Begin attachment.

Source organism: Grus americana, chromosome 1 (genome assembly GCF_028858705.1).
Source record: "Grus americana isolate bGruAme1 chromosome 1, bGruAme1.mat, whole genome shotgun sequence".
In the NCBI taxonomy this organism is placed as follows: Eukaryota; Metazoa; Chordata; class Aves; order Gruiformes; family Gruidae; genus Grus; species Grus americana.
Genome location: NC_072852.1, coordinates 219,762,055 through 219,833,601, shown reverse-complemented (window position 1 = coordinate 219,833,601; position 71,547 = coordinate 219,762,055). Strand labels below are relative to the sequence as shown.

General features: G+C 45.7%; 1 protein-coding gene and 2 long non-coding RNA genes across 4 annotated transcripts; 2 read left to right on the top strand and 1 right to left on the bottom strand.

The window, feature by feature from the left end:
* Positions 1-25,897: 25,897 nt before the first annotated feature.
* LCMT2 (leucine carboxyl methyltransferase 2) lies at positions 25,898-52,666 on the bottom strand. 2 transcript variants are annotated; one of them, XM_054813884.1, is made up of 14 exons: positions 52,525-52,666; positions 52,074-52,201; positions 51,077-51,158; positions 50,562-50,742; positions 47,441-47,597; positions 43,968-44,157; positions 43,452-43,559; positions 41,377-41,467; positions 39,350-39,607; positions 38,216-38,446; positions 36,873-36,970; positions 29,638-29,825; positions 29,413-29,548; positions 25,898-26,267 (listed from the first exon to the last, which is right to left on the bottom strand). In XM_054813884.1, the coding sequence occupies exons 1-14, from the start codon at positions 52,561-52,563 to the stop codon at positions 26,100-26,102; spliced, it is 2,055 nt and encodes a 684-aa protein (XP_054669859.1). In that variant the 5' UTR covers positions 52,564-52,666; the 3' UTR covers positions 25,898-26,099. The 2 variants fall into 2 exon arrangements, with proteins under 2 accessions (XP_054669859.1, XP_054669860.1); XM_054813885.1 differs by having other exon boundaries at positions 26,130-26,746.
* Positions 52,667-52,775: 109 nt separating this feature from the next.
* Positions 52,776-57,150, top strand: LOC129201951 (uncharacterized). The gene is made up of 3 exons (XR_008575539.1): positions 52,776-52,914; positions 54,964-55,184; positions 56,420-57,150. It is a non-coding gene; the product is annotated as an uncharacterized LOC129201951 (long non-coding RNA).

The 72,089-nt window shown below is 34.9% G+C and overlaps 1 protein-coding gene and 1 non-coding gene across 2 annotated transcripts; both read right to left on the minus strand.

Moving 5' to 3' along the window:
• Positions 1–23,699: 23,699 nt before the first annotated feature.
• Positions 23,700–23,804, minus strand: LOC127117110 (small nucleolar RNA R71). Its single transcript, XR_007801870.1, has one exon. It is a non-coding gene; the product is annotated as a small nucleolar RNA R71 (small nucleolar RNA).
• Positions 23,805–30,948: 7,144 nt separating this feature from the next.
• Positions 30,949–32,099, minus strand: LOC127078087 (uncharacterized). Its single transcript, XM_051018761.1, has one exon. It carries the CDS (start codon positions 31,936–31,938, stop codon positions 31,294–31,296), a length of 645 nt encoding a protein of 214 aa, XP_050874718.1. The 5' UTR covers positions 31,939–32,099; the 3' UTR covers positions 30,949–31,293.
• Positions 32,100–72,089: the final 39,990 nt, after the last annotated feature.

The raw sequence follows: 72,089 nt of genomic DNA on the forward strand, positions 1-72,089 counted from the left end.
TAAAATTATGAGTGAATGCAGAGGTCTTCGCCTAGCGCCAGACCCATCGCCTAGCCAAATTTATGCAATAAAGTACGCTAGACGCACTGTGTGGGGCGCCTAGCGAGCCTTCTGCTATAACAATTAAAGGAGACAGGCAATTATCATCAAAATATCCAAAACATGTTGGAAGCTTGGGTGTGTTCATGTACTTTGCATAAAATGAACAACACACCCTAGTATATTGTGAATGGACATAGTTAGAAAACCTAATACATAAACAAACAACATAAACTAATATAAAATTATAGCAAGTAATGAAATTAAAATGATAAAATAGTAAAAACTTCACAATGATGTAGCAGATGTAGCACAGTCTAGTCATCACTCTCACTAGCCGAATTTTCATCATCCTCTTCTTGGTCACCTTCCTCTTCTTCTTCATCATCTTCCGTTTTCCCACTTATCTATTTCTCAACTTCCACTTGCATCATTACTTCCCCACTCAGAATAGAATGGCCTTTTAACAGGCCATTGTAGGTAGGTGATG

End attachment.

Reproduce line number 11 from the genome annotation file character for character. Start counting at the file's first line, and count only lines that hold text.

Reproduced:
The 72,089-nt window shown below is 34.9% G+C and overlaps 1 protein-coding gene and 1 non-coding gene across 2 annotated transcripts; both read right to left on the minus strand.